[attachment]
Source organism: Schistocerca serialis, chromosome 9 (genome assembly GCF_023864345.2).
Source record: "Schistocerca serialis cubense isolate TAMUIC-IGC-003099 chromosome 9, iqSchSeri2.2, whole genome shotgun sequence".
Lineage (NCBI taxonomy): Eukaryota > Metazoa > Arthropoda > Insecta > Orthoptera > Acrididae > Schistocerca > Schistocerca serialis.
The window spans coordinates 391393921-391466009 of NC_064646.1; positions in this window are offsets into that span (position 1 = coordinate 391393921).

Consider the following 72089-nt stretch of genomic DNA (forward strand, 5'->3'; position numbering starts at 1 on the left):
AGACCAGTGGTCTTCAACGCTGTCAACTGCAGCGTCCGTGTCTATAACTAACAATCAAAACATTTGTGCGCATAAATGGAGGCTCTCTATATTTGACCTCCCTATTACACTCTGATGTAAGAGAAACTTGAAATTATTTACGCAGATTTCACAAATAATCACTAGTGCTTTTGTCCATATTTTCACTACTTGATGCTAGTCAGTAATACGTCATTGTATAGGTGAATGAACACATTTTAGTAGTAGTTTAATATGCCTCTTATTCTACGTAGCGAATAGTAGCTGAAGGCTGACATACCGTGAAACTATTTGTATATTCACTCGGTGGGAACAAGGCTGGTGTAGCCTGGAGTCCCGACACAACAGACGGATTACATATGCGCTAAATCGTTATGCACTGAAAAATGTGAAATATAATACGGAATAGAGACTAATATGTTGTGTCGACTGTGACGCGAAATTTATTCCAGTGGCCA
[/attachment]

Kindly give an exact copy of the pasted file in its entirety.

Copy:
Source organism: Schistocerca serialis, chromosome 9 (genome assembly GCF_023864345.2).
Source record: "Schistocerca serialis cubense isolate TAMUIC-IGC-003099 chromosome 9, iqSchSeri2.2, whole genome shotgun sequence".
Lineage (NCBI taxonomy): Eukaryota > Metazoa > Arthropoda > Insecta > Orthoptera > Acrididae > Schistocerca > Schistocerca serialis.
The window spans coordinates 391393921-391466009 of NC_064646.1; positions in this window are offsets into that span (position 1 = coordinate 391393921).

Consider the following 72089-nt stretch of genomic DNA (forward strand, 5'->3'; position numbering starts at 1 on the left):
AGACCAGTGGTCTTCAACGCTGTCAACTGCAGCGTCCGTGTCTATAACTAACAATCAAAACATTTGTGCGCATAAATGGAGGCTCTCTATATTTGACCTCCCTATTACACTCTGATGTAAGAGAAACTTGAAATTATTTACGCAGATTTCACAAATAATCACTAGTGCTTTTGTCCATATTTTCACTACTTGATGCTAGTCAGTAATACGTCATTGTATAGGTGAATGAACACATTTTAGTAGTAGTTTAATATGCCTCTTATTCTACGTAGCGAATAGTAGCTGAAGGCTGACATACCGTGAAACTATTTGTATATTCACTCGGTGGGAACAAGGCTGGTGTAGCCTGGAGTCCCGACACAACAGACGGATTACATATGCGCTAAATCGTTATGCACTGAAAAATGTGAAATATAATACGGAATAGAGACTAATATGTTGTGTCGACTGTGACGCGAAATTTATTCCAGTGGCCA